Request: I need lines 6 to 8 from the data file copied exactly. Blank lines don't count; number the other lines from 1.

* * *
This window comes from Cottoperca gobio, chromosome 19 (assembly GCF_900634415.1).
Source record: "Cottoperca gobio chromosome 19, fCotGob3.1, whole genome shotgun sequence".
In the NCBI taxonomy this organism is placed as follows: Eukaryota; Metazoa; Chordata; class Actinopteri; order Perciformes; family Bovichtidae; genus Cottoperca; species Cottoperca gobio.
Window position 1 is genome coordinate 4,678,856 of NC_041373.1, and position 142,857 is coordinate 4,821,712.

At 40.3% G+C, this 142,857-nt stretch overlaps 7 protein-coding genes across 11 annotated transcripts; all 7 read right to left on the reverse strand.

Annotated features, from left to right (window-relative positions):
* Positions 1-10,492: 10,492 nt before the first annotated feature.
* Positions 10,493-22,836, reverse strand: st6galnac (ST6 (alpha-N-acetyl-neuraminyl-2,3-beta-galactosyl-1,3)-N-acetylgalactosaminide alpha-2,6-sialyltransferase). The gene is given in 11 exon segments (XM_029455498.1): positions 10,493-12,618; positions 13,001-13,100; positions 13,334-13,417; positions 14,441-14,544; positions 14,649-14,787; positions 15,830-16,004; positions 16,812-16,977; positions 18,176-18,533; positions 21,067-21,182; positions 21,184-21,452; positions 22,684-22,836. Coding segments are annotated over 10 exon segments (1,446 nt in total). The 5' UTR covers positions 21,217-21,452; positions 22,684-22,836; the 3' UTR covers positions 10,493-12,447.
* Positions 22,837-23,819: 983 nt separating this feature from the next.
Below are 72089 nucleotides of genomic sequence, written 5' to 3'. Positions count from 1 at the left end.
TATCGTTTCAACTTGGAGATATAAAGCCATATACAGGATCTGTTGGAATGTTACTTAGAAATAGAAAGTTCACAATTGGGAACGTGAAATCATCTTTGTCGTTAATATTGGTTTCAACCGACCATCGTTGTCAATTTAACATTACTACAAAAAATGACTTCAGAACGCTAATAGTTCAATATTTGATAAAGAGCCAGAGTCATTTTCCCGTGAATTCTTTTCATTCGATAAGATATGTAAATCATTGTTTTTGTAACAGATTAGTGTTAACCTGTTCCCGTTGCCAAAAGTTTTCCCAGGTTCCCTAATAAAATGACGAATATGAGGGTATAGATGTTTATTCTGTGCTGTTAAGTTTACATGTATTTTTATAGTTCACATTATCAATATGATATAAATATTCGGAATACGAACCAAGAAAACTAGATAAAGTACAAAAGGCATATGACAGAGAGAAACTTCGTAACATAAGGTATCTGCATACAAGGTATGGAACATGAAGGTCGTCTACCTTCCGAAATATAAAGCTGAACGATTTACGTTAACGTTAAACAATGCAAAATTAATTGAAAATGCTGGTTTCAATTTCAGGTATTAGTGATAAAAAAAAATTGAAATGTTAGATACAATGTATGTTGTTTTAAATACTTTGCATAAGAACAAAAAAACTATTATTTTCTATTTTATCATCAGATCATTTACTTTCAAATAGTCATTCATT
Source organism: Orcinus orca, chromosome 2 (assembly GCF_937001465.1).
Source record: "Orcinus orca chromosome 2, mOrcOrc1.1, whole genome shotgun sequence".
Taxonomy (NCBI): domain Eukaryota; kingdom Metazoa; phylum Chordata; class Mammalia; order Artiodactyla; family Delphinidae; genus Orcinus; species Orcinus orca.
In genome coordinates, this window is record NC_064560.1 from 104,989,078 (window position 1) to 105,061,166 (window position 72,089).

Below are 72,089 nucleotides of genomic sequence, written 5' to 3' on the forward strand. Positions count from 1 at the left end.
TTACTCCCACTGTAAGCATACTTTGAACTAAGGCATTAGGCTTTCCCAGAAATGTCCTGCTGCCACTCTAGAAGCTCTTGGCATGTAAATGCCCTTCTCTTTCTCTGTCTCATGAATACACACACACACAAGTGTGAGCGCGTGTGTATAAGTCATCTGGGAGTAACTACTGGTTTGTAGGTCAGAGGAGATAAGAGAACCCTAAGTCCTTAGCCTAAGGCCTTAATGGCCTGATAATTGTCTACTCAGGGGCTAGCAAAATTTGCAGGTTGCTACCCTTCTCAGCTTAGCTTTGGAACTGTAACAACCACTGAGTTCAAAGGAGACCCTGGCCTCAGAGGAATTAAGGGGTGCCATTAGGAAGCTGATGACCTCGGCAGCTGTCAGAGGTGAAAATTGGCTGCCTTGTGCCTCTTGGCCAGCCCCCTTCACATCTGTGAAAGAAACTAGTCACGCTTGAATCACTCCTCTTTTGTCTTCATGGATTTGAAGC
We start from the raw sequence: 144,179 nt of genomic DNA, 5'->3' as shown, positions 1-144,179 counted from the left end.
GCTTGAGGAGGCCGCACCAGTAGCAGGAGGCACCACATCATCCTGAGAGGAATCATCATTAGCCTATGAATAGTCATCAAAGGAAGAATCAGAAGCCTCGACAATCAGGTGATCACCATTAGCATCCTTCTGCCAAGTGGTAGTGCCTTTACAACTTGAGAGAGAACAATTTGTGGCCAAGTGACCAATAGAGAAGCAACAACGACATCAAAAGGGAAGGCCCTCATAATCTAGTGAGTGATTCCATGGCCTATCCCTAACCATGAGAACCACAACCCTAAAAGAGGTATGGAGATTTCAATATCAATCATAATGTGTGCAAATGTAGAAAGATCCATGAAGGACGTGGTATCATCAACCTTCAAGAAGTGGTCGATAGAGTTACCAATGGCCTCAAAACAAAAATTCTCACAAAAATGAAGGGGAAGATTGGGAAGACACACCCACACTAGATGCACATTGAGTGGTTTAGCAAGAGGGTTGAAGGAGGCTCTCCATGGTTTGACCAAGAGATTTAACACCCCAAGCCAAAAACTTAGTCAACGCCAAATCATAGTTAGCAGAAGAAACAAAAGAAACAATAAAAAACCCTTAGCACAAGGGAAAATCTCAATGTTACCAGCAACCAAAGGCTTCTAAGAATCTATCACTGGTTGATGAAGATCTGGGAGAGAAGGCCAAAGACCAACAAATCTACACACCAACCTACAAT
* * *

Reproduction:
Annotated features, from left to right (window-relative positions):
* Positions 1-10,492: 10,492 nt before the first annotated feature.
* Positions 10,493-22,836, reverse strand: st6galnac (ST6 (alpha-N-acetyl-neuraminyl-2,3-beta-galactosyl-1,3)-N-acetylgalactosaminide alpha-2,6-sialyltransferase). The gene is given in 11 exon segments (XM_029455498.1): positions 10,493-12,618; positions 13,001-13,100; positions 13,334-13,417; positions 14,441-14,544; positions 14,649-14,787; positions 15,830-16,004; positions 16,812-16,977; positions 18,176-18,533; positions 21,067-21,182; positions 21,184-21,452; positions 22,684-22,836. Coding segments are annotated over 10 exon segments (1,446 nt in total). The 5' UTR covers positions 21,217-21,452; positions 22,684-22,836; the 3' UTR covers positions 10,493-12,447.